A long history of legislation banning the use of manual scavengers

The government of the Union planned to introduce the Law “The Prohibition of Employment as Manual Scavengers and its Rehabilitation Law (Amendment), 2020” at the monsoon session of Parliament in 2020. However, the same was not introduced at this session of Parliament.

The bill proposed full mechanization of sewer cleaning and compensation for manual scavengers for deaths from sewer systems. This bill should be an amendment to “The Prohibition of Employment As Manual Scavengers and Their Rehabilitation Act, 2013”.

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Here is a timeline of the legislation and efforts to ban manual cleanup.

  • One of the first attempts made after independence to address the problem of manual tidying was the Civil Rights Protection Act of 1955, which called for the abolition of tidying up or sweeping on the grounds of being untouchable.
  • In 1980-81 a centrally sponsored low-cost sanitation program – Integrated Inexpensive Wastewater Disposal (ILCS) – was initiated aimed at freeing scavengers by converting dry toilets into pit toilets.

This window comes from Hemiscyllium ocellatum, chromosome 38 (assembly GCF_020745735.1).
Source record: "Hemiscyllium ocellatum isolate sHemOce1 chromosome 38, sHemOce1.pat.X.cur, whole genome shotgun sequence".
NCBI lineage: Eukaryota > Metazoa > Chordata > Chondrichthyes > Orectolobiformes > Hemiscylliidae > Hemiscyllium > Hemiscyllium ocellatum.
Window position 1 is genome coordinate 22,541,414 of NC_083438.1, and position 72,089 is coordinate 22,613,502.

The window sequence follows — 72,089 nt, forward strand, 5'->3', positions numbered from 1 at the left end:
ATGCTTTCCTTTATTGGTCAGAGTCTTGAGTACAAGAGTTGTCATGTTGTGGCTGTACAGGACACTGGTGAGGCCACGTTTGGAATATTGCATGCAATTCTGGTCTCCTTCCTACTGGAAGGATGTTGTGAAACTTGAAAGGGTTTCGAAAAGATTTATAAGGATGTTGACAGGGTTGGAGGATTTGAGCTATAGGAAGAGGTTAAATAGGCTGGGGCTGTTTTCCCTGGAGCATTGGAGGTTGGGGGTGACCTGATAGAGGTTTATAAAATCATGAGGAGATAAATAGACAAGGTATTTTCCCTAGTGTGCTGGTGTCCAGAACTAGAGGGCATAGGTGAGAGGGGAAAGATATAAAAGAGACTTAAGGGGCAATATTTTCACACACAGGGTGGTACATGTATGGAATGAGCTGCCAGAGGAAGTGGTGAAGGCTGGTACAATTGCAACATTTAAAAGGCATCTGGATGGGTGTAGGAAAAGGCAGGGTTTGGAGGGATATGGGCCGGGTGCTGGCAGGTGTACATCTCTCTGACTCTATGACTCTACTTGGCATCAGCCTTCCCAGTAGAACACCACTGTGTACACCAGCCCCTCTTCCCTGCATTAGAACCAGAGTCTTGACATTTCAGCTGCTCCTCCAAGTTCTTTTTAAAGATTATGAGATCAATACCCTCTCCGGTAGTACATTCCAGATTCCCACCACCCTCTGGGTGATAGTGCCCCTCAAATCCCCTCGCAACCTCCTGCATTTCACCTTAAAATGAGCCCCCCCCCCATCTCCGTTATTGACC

• In 1989, the National Scheduled Castes and Scheduled Tribes Finance & Development Corporation (NSCSTFDC), currently known as the National Scheduled Castes Finance & Development Corporation (NSFDC), was established as an integrated platform to provide financial assistance to manual scavengers.
  • Since most of the people were employed as manual scavengers at Scheduled Castes, the Atrocity Prevention Act was passed in 1989 to protect plumbing workers. This also facilitated the liberation of manual scavengers from their traditional occupation.
  • The 1993 law on the use of manual scavengers and the construction of dry latrines (ban) was one of the first efforts to ensure strict measures against the use of manual scavengers.